• LJS

Breadbaker – Not the Same as Breadwinner

Updated: Apr 23

Difficult but oh so delicious.

My pastry program included some boulangerie class, so every few weeks, we would head to the boulangerie (either at the ungodly hour of 6:30am, or at 1pm to stay until 8 or so) and make baguettes, special breads, croissants, brioche…stuff my dreams are made of. Look at this. It is awesome.

We started out with the classic, a baguette. For this delicious treat, all you need is flour, water, salt and yeast. But you also need to test the temperature of the room and the flour to calculate the temperature needed for the water. You need to add the yeast after the water and flour have incorporated, but not too long after. You need to kneed at 2 speeds for specified times depending on the wanted bubbles on the inside of the bread, adding the salt at the right time at the end so the dough will reach the right temperature. You need to let it rest a few times. All while craving bread. Its hard.

We did it the first day by hand, to see how bakers used to do it. Granted, we only used a kilo of flour, when they used to use a whole lot more…

We got to this stage, of kneeding it, and realized this was a whole another world from pastry. Luckily, we only had to do it by hand once. Its hard, takes awhile, and is such a small amount. No good in a boulangerie! So we started using massive machines to work the dough for us.

After its rest in a big tub, we weigh the dough out and let it rest again.

After its nap, we form it into the baguette. You flatten it with your hand and then fold it in on itself, only then rolling it out to the correct length.

Once the right length, you put them on a conveyor-like belt, cut the tops at the correct angle (5 per baguette!) and roll them into the oven. I had issues with the oven – easy in theory, scary in practice. My whole bread dreams relied on doing this correctly! Think of the horror of no bread. Eek.

Bake in the oven for 20 minutes now. The smell. Oh, the smell. I wanted to crawl into the oven and steal some bread right away, but I held off. For a bit. Because this is the reward!

Yum. Sometimes I couldn’t wait very long…

We got to take what we wanted, then the rest was either served in the student caf, or donated to local shelters. Walking home after boulangerie days always included a few baguettes in my bag…

After doing this a few times, playing with the various types of baguette (traditional, regular, fermented, poolish, etc), we were introduced to the world of special breads. This is anything from rye bread, to whole wheat, to bran, to sandwich bread, to sourdough, and so on. Similar in how the dough is made, just variations on ingredients, how the dough is shaped and the cuts on top.

We added chocolate to anything we possibly could. We’re pastry chefs. That’s how we do.

One day, we were messing around and added olives and cheese. YUM.

We even made bagels!

But we weren’t done with boulangerie. Oh no, far from it. We had to make dreamy, lovely croissant. Similar to puff pastry, but less turns. And the shaping. And the recipe. Ok, so not that similar, but close.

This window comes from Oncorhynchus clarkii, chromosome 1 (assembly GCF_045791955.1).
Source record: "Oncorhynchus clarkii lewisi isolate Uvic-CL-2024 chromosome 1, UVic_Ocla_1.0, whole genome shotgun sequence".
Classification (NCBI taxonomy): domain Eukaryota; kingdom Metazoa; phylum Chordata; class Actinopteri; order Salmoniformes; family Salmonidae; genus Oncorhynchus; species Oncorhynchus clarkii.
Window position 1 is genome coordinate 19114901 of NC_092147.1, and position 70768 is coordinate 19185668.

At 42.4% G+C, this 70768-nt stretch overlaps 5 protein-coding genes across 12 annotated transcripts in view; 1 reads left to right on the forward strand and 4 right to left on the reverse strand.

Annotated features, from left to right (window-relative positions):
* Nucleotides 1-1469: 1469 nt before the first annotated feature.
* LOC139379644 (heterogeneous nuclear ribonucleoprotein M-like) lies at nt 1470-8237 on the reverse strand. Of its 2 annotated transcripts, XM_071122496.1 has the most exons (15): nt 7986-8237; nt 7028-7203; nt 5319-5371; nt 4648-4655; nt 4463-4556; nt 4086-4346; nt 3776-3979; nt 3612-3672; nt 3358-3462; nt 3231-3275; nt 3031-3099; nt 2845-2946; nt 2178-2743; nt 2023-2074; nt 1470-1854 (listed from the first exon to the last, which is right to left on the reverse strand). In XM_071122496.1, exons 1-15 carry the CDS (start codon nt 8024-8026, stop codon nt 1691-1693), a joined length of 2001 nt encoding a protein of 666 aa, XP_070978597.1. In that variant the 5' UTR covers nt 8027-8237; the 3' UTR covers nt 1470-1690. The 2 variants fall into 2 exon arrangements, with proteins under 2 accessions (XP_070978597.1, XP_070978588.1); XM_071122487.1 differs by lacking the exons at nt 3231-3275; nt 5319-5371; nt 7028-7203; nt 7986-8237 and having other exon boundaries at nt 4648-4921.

Just add a “little” bit of butter or margarine to the dough to be rolled out…

After the turns and the resting, you cut out the triangles for croissant, or rectangles for pain au chocolat.

You proof these guys for 2 hours, then its into the oven for heaven.

One of classes, Chef Maurice gave us free reign with the dough and we went wild. We added pistachio paste, almond cream, pastry cream, almonds, walnuts, chocolate, cinnamon and sugar. Pretty anything we could find in our lab that sounded remotely good. And good they were! Oh yum.

We were also taught about brioche and pain au lait, similar in the forms that were baked, but different in texture. We were braiding our breads mostly and I was very grateful for years of braiding hair and making friendship bracelets at this point. One of the few things I got in boulangerie right off the bat!

First off, a simple braid.

Then a 4 piece tresse.

And finally a 3-D bread.

After months of practicing these basic breads, as well as playing a bit with what we put into the bases, we were ready for our final. So, one day in December, we arrived at school at 6:30am, and started baking. We were to make traditional baguettes (4 kilos of flour, for baguettes and rolls), croissant and pain au chocolat (500 grams of flour, so 10 croissant, and 9 pain au chocolat), braid 2 brioche (one in a simple tresse or braid, one in the more complicated 4 string natte), and a special bread of our choosing (I went with brown bran bread). All by ourselves. And we had to be done by 12:30, at the latest. It was a lot, with timing needed not only for ourselves but with the people in our lab who also needed the same machines and ovens. But we all made it!

Here was my best, which I offered up to be graded. Not the best I’ve done, but I finished it all, which was my goal. Grades were based on if someone would buy our goods. I argue that some desperate person somewhere will always buy bread. Namely me. But I tried to be a bit discerning and I ended up doing well in boulangerie! Guess love for what the end result will be helps out the process.

The goodness that is a boulangerie final. It smelled incredible in there. I almost didn’t leave, but luckily, I grabbed a huge goody bag full of bread to hold me over for a few days.

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